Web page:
Burra, South Australia

In the mid-north region of South Australia, which is about 2 hours out of Adelaide, lies Burra. It is a fabulous destination for a day, but there’s plenty to see to warrant staying longer.

It began as a mining town, in the mid-1800s, and supplied most of South Australia’s copper and 5% of the World’s copper for more than a decade. Most of the buildings and houses are original, so this historic town (in Australian terms) is charming and interesting.

We did the Burra Heritage Passport, paying a fee to the Visitor Centre and getting a map and keys to historic sites in the town. This is a kind of self-guided ‘tour’ and took us about 2 hours, covering only about 10 km. There are some shocking tales, of mining families that lived in the river bed, digging their homes into the banks – as miners they knew how to dig into anything – only to suffer illness and death when the rains came and the river bed filled up. Generally it was children and the old who couldn’t survive.

The tunnels under the brewery were educative and in very good condition. You could easily imagine being down there, rolling barrels along, probably in the dark.

The open cut mines were a feature of Burra, the miners having experienced cave-ins in Britain from where many came. It was a good solution to a familiar disaster. The buildings on the mine site are well-maintained and quite beautiful. There are little green bits of copper lying everywhere, for the geologist in you.

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A row of miners cottages remain and are used as accommodation, opposite the river and caravan park. The park was well-located for exploring the town.

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The school was very grand and formidable but I think it is the town hall, now. There is a cottage set up as an historical display of life at the time of Burra’s heyday.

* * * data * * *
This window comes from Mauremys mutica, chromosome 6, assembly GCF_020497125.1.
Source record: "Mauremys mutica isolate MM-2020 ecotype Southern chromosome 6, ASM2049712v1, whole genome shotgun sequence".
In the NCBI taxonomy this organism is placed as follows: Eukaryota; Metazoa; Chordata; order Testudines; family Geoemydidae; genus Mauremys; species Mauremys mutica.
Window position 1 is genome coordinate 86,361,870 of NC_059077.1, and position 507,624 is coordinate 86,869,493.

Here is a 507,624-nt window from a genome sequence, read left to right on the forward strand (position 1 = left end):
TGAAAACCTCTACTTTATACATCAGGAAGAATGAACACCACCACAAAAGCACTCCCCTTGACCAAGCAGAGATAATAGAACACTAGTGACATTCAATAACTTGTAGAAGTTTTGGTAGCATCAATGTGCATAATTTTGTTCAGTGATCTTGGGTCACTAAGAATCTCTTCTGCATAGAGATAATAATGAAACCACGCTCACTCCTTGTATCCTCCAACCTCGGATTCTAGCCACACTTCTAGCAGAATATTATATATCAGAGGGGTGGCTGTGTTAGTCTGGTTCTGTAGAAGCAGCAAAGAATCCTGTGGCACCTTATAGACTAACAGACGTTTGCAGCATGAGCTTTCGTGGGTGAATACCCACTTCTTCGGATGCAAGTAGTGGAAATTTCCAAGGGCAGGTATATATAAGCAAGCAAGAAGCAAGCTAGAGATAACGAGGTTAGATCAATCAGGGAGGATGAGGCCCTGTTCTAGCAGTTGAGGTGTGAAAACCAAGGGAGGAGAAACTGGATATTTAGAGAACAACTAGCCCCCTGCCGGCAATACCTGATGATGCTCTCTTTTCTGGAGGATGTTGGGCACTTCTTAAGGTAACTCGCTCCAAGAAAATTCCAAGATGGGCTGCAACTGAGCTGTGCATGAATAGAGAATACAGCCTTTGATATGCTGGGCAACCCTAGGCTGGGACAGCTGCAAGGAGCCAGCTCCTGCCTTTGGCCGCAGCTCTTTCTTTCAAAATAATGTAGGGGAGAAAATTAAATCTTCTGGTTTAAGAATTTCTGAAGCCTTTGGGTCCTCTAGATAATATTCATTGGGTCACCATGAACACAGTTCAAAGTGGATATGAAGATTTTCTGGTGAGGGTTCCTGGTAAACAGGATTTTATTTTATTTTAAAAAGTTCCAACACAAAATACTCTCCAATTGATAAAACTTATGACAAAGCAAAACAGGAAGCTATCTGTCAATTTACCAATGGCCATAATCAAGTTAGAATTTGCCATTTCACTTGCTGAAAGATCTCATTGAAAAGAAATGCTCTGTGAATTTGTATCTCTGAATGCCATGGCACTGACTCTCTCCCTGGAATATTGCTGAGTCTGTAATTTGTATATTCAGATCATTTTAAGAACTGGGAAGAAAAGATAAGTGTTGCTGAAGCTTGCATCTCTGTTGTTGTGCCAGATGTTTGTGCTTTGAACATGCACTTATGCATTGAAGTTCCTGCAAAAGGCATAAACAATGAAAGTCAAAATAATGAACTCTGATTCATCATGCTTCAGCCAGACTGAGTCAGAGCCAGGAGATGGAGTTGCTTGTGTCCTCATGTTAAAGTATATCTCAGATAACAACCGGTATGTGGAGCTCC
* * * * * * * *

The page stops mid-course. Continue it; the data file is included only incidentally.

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Visiting the lollie shop, after having a great snack in the cafe nearby, I commented on how the door to the rest of the house seemed to drop down. The attendant told us that the buildings were very well constructed and withstood high temperatures in Summer (40C) and very cold in Winter (around 2C at night), with the occasional flood that entered the room where we stood. The shop was on the banks of the river, but it was several metres above it. Most of the houses are stone, from nearby quarries, and the soil was obviously suitable for houses to be dug out of it and on it, as there was very little cracking or signs of movement. Well, I found it fascinating.

There are a few places to eat or buy food and at least one secondhand store that had such treasures it was hard to walk past. It is a snug town, where you feel that you’re returning home, rather than visiting. I had the impression of being in a valley, despite open fields and arid landscapes.

The Burra Visitor Centre has some good information about the megafauna of the region which became extinct about 50 000 years ago. There are fossil displays in the Council chambers but we didn’t get to see them. Various trails can be taken, too, to explore this aspect and vegetation as well.

We travelled fast, of course, and didn’t stop more than two nights, so we were moving the whole time, seeing things, walking, driving. We would go again, for sure. It is a town just waiting for an historical mini-series!

The Clare Valley is to the West, Broken Hill is North East and Morgan is South East. All good destinations to follow with.

Take a camera, a hat, and water.

Travel safe.

 

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